Advancements in dry eye managment - Episode 16
Marguerite McDonald, MD: We’re going to talk about some of the agents that are in phase 3 clinical trials. There’s quite a lineup of amazing things coming our way. Let’s start with Crystal. Do you want to run through BRM421 and RGN-259?
Crystal Brimer, OD, FAAO: Yes, it rolls off the tip if your tongue, doesn’t it? The BRM421, this is a synthetic peptide that’s derived from pigment epithelium factor.
It’s going to aid in corneal repair, but it’s also going to stimulate...production. With the RGN-259, there is a long list of its potential benefits. I don’t want to miss any of them, so I’m reading them to you. It promotes corneal healing by reducing inflammation, promotes cell migration, angiogenesis, and stem cell recruitment, protecting cells from cytotoxicity, reducing apoptosis, accelerating collagen and upregulation production of laminin-5, and reduces scar formation. We’re especially excited about that one.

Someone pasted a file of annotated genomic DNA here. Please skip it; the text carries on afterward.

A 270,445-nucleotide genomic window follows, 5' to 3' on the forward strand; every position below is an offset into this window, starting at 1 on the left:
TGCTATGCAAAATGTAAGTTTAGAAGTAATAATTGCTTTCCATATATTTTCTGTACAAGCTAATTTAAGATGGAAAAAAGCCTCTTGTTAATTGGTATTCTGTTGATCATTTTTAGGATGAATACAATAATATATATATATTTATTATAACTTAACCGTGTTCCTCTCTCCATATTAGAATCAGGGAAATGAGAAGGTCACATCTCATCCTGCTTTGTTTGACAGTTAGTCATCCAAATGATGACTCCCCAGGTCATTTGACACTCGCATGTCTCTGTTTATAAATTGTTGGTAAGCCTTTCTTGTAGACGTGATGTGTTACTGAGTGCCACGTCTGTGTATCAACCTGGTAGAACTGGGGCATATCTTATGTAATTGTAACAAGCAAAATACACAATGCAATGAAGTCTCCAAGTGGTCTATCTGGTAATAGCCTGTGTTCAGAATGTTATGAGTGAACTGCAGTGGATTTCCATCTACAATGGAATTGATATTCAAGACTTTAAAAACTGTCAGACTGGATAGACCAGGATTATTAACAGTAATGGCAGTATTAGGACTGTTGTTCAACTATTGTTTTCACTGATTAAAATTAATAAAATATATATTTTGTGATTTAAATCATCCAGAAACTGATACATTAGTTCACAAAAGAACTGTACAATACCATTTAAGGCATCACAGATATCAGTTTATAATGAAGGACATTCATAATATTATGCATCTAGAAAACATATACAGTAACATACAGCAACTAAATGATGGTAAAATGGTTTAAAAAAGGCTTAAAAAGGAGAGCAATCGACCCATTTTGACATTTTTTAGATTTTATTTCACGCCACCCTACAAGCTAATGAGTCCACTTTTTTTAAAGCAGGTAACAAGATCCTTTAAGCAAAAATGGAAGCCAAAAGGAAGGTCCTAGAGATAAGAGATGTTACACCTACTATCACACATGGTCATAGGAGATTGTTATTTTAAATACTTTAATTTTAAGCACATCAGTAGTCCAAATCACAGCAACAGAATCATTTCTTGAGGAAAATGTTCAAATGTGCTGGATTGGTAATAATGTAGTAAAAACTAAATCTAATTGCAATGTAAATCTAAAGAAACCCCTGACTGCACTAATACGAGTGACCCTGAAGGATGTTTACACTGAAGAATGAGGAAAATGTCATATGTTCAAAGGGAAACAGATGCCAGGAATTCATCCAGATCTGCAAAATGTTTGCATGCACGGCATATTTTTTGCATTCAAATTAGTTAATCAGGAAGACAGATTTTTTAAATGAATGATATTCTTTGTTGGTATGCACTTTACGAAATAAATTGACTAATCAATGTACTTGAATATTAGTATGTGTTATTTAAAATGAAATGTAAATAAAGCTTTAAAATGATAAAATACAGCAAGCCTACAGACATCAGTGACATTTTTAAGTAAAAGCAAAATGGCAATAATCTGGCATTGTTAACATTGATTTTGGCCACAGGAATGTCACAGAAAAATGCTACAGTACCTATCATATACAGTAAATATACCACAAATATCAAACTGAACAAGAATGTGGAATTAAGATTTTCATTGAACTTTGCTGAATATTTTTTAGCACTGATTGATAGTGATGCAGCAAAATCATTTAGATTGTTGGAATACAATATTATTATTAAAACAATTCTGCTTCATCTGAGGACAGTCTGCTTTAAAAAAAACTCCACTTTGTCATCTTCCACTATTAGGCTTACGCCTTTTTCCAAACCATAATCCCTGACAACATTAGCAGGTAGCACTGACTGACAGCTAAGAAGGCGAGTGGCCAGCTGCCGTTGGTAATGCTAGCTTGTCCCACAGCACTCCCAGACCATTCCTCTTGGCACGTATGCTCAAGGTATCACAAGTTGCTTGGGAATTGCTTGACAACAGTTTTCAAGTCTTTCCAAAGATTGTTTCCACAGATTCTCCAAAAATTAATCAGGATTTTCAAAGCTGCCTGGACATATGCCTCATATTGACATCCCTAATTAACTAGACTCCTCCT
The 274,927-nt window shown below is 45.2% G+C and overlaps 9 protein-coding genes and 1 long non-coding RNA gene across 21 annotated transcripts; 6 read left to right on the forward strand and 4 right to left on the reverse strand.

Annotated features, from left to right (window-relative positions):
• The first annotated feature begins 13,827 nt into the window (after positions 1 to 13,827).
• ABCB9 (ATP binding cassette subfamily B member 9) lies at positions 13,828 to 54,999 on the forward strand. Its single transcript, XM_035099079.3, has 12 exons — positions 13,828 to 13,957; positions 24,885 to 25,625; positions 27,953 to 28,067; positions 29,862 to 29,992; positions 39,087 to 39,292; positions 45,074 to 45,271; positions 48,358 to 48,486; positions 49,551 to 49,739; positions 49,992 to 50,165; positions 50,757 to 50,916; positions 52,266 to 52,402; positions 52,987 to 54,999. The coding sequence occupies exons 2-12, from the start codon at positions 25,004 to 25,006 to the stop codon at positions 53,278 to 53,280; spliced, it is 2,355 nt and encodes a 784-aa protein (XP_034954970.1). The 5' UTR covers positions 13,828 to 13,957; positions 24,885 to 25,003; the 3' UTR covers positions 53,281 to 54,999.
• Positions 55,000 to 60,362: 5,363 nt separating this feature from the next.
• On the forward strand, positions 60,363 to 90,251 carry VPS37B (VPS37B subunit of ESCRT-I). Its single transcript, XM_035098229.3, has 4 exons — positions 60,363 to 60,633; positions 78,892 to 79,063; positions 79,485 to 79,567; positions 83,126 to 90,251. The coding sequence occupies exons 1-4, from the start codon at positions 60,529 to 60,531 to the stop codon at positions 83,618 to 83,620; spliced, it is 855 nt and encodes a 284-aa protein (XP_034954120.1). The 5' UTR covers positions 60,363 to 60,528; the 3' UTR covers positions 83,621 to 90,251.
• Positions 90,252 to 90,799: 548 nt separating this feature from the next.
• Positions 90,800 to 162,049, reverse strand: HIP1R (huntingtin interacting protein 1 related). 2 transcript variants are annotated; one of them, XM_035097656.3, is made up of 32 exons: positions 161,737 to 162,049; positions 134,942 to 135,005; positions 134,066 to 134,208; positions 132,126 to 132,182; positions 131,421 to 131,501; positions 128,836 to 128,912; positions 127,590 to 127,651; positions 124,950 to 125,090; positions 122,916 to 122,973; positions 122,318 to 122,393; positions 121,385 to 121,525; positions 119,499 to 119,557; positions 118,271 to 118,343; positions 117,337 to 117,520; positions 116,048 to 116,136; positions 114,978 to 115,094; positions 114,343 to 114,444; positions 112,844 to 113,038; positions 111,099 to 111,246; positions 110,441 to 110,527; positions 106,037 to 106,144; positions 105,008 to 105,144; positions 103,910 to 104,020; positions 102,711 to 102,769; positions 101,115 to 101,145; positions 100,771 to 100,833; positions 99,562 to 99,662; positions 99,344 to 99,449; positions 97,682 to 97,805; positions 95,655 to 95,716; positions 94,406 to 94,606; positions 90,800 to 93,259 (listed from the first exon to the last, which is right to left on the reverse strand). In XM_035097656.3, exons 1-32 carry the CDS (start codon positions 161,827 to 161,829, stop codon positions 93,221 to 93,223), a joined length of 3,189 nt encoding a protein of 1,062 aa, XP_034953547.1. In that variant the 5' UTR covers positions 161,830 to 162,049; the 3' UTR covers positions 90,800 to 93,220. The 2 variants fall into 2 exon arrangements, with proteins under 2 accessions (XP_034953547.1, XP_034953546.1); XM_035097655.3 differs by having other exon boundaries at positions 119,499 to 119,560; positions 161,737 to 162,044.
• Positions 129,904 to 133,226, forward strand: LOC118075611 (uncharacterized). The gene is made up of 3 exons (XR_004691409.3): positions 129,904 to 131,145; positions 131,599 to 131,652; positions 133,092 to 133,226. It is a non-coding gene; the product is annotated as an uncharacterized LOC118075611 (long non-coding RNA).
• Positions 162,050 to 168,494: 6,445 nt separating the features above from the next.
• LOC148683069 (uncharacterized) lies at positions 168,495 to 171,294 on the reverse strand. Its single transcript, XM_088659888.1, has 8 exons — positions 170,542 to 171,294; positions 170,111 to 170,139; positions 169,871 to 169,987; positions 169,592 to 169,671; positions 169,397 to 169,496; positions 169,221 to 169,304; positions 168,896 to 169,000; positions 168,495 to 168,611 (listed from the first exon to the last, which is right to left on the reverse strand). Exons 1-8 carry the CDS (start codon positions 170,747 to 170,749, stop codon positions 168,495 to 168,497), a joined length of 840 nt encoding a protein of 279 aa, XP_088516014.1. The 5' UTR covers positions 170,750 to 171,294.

Marguerite McDonald, MD: Absolutely. Eric, why don’t you tell us about the next 2 in the pipeline?
Eric Donnenfeld, MD: Varenicline is a highly selective nicotinic acetylcholine receptor agonist being developed as a preservative-free nasal spray. It basically is sprayed into the nose, and it creates a reflex that produces tear production in a very significant way. It activates the lacrimal glands to produce tears, and it reduces the signs and symptoms of dry eye. The FDA trials are extremely promising for this new drug that activates the trigeminal parasympathetic pathway to stimulate natural tear production.
And then SkQ1 is a cardiolipin peroxidation inhibitor that acts on the mitochondria to reduce oxidative stress and neutralizes mitochondrial reactive oxygen species. This again is going through the FDA pipeline at the present time.